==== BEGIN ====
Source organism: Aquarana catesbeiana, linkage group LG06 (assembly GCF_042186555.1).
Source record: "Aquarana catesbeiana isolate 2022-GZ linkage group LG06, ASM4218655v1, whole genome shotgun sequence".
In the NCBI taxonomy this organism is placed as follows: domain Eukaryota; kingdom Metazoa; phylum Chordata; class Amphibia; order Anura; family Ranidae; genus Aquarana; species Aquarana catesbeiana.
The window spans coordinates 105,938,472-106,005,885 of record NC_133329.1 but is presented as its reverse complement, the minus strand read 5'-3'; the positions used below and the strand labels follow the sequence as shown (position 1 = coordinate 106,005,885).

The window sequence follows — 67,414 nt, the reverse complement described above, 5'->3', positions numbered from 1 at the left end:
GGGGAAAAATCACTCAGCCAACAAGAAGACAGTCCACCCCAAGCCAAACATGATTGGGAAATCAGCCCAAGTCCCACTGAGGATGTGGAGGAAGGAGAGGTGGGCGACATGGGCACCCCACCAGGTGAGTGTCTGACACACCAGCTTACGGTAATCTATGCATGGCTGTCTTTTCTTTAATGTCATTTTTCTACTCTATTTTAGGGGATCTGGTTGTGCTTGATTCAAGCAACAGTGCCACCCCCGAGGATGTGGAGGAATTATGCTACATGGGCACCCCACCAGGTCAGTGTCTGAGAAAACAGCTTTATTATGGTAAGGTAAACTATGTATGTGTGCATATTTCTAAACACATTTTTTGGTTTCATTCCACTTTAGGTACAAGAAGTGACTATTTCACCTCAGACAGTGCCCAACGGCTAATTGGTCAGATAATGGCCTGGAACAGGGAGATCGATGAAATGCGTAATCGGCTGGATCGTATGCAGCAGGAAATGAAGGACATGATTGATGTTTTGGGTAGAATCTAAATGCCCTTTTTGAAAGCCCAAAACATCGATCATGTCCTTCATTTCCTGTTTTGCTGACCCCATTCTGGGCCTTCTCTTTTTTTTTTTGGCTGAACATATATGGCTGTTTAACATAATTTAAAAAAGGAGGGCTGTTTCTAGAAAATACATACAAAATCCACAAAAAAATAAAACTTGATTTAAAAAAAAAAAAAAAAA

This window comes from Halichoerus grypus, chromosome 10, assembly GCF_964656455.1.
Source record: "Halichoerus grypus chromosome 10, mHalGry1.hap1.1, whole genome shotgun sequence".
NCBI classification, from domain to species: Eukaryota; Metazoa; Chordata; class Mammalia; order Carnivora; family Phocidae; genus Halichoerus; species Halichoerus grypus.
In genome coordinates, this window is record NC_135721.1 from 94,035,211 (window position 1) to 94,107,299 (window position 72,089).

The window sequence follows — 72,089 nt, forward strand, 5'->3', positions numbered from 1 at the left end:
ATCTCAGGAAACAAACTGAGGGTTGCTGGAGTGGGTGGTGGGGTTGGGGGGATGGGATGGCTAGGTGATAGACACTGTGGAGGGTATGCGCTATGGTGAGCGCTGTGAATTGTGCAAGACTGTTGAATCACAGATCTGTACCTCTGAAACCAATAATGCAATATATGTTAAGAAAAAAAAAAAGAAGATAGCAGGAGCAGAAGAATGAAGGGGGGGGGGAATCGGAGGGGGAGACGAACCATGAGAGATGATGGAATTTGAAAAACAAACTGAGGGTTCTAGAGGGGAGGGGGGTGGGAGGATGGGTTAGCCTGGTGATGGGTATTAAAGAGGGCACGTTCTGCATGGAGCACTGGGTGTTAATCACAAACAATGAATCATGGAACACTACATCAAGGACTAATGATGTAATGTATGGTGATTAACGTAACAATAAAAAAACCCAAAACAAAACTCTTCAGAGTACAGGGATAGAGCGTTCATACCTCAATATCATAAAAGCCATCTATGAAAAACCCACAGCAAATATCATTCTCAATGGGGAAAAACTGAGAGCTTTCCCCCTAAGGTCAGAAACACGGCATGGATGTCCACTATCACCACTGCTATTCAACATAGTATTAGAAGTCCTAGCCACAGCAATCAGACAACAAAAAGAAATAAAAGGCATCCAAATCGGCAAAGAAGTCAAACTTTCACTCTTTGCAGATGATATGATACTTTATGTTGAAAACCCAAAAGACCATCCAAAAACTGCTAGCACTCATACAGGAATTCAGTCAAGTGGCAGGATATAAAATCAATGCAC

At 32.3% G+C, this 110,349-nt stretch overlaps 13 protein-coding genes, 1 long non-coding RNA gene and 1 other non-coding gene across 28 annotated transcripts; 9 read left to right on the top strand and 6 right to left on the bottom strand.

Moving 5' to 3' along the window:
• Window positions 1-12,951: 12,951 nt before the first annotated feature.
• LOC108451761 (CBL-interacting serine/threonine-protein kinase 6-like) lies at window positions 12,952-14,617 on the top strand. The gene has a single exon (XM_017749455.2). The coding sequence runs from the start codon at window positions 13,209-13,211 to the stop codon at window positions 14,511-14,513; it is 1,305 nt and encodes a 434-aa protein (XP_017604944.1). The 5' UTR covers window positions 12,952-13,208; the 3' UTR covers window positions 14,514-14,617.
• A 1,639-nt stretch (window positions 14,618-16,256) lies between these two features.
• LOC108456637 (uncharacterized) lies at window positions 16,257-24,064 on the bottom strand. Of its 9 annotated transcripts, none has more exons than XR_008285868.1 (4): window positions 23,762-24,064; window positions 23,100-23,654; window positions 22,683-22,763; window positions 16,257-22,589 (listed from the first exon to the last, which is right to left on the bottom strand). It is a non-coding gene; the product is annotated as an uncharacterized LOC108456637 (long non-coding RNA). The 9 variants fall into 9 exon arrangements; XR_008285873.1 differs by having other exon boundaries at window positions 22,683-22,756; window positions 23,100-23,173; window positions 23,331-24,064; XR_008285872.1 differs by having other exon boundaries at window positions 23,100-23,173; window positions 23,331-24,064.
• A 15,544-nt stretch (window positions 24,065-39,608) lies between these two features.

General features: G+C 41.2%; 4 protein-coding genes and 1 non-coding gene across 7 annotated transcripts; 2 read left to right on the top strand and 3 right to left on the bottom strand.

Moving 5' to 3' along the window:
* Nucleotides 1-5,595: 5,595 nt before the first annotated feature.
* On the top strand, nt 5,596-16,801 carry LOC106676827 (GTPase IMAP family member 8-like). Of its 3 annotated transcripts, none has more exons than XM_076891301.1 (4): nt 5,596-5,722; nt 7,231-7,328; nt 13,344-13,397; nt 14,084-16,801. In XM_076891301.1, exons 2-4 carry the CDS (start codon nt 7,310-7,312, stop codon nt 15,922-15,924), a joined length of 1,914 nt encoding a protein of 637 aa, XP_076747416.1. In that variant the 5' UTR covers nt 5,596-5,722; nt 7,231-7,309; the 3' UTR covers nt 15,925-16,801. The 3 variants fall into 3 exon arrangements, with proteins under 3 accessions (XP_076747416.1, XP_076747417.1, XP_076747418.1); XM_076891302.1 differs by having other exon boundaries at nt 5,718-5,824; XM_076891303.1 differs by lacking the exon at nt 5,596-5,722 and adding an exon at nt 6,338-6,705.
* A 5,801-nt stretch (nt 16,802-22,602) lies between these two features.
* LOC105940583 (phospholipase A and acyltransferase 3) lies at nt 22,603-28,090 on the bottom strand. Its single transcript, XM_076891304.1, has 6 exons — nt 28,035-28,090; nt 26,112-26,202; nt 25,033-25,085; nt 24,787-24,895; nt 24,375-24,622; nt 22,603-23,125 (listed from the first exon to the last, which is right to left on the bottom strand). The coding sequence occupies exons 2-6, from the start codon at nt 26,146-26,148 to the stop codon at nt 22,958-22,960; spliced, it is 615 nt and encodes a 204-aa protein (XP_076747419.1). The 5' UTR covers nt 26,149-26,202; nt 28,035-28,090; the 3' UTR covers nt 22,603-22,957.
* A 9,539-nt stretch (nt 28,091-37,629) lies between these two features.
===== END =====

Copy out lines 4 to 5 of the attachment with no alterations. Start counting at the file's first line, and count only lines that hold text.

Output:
The window spans coordinates 105,938,472-106,005,885 of record NC_133329.1 but is presented as its reverse complement, the minus strand read 5'-3'; the positions used below and the strand labels follow the sequence as shown (position 1 = coordinate 106,005,885).

The window sequence follows — 67,414 nt, the reverse complement described above, 5'->3', positions numbered from 1 at the left end: